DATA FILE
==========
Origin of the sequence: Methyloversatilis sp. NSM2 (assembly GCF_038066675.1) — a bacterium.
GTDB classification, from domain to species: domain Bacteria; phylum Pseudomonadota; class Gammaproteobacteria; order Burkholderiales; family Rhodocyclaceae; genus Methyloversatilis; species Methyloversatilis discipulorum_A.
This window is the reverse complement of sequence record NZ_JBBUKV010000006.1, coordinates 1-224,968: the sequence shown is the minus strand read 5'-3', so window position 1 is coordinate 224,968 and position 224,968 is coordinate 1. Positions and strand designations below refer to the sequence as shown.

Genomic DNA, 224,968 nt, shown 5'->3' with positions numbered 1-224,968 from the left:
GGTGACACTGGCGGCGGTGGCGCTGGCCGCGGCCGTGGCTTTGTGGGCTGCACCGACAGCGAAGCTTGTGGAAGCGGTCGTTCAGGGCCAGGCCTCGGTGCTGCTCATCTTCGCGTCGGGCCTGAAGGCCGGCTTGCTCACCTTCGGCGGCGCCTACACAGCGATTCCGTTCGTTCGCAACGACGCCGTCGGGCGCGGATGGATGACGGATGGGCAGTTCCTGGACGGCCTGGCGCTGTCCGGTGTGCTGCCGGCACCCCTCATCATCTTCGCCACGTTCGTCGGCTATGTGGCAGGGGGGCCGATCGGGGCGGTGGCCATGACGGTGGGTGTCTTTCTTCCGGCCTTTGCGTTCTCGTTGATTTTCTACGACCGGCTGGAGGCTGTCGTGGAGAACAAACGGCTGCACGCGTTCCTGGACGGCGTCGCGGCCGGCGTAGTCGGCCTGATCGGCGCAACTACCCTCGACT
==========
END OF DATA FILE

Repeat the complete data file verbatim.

Origin of the sequence: Methyloversatilis sp. NSM2 (assembly GCF_038066675.1) — a bacterium.
GTDB classification, from domain to species: domain Bacteria; phylum Pseudomonadota; class Gammaproteobacteria; order Burkholderiales; family Rhodocyclaceae; genus Methyloversatilis; species Methyloversatilis discipulorum_A.
This window is the reverse complement of sequence record NZ_JBBUKV010000006.1, coordinates 1-224,968: the sequence shown is the minus strand read 5'-3', so window position 1 is coordinate 224,968 and position 224,968 is coordinate 1. Positions and strand designations below refer to the sequence as shown.

Genomic DNA, 224,968 nt, shown 5'->3' with positions numbered 1-224,968 from the left:
GGTGACACTGGCGGCGGTGGCGCTGGCCGCGGCCGTGGCTTTGTGGGCTGCACCGACAGCGAAGCTTGTGGAAGCGGTCGTTCAGGGCCAGGCCTCGGTGCTGCTCATCTTCGCGTCGGGCCTGAAGGCCGGCTTGCTCACCTTCGGCGGCGCCTACACAGCGATTCCGTTCGTTCGCAACGACGCCGTCGGGCGCGGATGGATGACGGATGGGCAGTTCCTGGACGGCCTGGCGCTGTCCGGTGTGCTGCCGGCACCCCTCATCATCTTCGCCACGTTCGTCGGCTATGTGGCAGGGGGGCCGATCGGGGCGGTGGCCATGACGGTGGGTGTCTTTCTTCCGGCCTTTGCGTTCTCGTTGATTTTCTACGACCGGCTGGAGGCTGTCGTGGAGAACAAACGGCTGCACGCGTTCCTGGACGGCGTCGCGGCCGGCGTAGTCGGCCTGATCGGCGCAACTACCCTCGACT